Saturday May 25, 2024

Mitigating export barriers

The list includes high energy tariffs, delays in tax refunds, high costs and shortage of financing

By Mian Salimuddin
April 09, 2024
This image shows shipping activity at Port Qasim, Karachi. — APP/File
This image shows shipping activity at Port Qasim, Karachi. — APP/File

For the last couple of years, the government has been persuading the industry to enhance the country’s exports to $50 billion in the next five years. The industry, however, has its own litany of issues that need to be resolved before exports can take an upward trajectory.

The list includes high energy tariffs, delays in tax refunds, high costs and shortage of financing, sustainable government policies particularly those on the import of raw materials and so on. A workable solution to the perceived barriers to exports has yet to be found even after years of negotiations.

PIDE, in its landmark report ‘What are the Factors Making Pakistan’s Exports Stagnant’, released in 2023, covers a complete spectrum of barriers to exports. The report shows that several concerns can be implemented by the industry and no government intervention is required. Lack of R&D at the firm’s level, low productivity of firms relative to India and Bangladesh, and the unavailability of skilled and educated labour are all within the industry’s capacity to improve.

If taken up in earnest, these issues may compensate for some of the pending concerns with the government. Take the case of low productivity of firms and lack of skilled and educated labour – both factors impact production costs. Whether or not we can export depends on our production costs relative to our competitors. This is the crux of the problem. To catch up or stay ahead for long in the increasingly intense race for a competitive edge, we should, therefore, be in a position to measure the productivity of our industrial plants. In the current scenario, productivity is all about the productivity of machines and labour.

In my experience with the industry, there is hardly any plant in Pakistan that has a mechanism for measuring the productivity of machines and labour.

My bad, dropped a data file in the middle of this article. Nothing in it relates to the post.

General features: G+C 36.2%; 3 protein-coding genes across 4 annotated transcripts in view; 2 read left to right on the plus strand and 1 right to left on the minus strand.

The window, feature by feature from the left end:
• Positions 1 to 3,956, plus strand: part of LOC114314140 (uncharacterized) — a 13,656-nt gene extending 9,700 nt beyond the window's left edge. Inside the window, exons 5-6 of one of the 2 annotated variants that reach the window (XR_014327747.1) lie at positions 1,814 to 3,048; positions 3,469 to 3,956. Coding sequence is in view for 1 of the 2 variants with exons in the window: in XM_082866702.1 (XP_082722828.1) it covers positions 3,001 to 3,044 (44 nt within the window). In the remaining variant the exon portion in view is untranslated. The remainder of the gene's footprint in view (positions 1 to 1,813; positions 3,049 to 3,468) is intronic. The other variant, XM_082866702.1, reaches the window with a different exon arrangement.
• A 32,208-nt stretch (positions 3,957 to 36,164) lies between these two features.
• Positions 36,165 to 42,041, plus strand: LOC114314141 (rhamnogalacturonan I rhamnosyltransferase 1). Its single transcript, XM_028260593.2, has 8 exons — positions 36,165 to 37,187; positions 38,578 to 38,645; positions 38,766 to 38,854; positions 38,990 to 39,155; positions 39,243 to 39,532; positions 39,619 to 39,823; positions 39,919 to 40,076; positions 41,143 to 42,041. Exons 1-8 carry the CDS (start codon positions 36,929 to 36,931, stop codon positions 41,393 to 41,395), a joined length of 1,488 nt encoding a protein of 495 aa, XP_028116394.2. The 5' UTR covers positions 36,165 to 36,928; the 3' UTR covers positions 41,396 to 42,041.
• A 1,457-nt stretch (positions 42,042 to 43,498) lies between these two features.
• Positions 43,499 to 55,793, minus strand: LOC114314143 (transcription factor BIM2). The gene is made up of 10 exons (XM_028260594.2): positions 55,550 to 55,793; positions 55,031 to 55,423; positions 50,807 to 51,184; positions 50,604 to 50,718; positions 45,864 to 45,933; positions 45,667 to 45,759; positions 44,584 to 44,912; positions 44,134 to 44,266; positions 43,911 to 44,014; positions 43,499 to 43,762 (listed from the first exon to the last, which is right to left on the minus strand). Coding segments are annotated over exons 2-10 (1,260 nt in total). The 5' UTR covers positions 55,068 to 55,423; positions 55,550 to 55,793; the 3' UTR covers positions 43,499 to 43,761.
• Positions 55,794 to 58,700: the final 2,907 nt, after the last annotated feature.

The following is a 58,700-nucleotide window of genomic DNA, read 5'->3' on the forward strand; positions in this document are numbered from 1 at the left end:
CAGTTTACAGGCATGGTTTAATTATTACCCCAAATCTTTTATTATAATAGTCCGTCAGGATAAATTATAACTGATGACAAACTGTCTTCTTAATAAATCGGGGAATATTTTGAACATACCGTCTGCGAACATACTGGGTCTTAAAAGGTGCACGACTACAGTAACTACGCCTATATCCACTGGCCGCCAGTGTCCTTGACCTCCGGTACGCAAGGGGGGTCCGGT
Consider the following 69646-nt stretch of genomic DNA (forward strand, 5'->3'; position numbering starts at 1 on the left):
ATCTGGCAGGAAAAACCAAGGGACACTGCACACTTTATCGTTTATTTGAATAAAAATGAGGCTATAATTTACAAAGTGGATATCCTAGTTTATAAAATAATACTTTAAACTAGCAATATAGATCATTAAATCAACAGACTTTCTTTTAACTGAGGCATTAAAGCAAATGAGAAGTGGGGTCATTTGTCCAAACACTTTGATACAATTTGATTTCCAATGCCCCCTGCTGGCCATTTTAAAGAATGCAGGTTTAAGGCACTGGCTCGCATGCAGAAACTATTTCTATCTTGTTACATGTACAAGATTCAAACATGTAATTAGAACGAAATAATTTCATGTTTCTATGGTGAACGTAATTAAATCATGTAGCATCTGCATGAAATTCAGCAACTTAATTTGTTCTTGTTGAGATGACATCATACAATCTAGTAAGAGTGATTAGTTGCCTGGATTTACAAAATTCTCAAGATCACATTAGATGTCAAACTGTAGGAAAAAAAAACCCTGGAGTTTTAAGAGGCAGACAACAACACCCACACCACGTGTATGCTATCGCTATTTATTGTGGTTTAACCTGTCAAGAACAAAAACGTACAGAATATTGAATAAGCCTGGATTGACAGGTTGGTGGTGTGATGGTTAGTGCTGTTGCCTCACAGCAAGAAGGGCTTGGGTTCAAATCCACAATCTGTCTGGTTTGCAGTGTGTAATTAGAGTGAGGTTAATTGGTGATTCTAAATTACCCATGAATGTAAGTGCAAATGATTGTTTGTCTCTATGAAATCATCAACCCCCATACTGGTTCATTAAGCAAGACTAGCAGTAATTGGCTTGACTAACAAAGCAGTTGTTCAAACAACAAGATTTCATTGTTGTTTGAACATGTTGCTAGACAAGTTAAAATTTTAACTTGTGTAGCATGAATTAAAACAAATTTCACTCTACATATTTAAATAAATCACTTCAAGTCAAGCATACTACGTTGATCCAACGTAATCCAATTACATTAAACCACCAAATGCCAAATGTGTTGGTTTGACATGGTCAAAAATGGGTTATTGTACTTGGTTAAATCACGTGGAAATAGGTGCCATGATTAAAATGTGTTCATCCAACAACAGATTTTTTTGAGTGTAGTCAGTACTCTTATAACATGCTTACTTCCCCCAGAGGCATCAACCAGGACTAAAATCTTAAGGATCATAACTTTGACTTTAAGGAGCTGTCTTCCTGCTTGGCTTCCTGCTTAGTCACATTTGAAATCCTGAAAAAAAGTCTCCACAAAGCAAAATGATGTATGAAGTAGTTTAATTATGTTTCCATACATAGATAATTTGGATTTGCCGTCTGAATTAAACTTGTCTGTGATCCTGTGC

India and Bangladesh religiously measure these two criteria. Universities in Bangladesh are practically embedded in the industry to guide enhanced machine productivity.

Machine and labour productivity are both identified by three identical factors. The first is availability – how often is the machine or labour available for production? The second factor is machine and labour performance – is the machine producing at the rate of which it was designed to produce? Are manufacturing cycles slow? Does labour strictly follow written work instructions? The third factor is the quality of the products being produced.

The product of these three factors is the gold standard of manufacturing productivity and is known as Overall Equipment Effectiveness (OEE) and Overall Labor Effectiveness (OLE). The world standard for both indices is 85 per cent. Each element of OEE / OLE accounts for a different kind of waste in the production process. OEE, thus, is a direct measure of the earning capacity of a plant.

Measuring OEE / OLE is a manufacturing industry best practice. It is the single best metric for identifying waste, losses, benchmarking progress, and productivity of manufacturing plants.

In international markets, the competition revolves around the cost of production, which is determined basically by the identification and removal of waste. Measurement of the three plant effectiveness factors helps, both to identify and remove waste.

Energy tariffs thus become a secondary issue, because they can be offset sharply by improving plant effectiveness indices. Our fixation with energy costs has blinded our industry to the developments in plant management and how these have been used by our competitors to overcome various obstacles to lead the export race.

Bangladesh for example imports all of its raw materials yet leads the textile exports race. It’s the skills imparted to women (over three million) and the involvement of its universities in enhancing machine productivity that enabled the country to overcome the effects of the high cost of imports.

Industry around the globe, in particular India and Bangladesh, have reaped huge benefits using the insights gained some forty years ago about factors leading to increased productivity, market share and profitability. All with no additional capital investments but an aggressive application of plant effectiveness factors. It’s time the industry in Pakistan undertakes a benchmarking exercise on plant management to mitigate the effects of high energy tariffs.

The writer is a freelance contributor and can be reached at: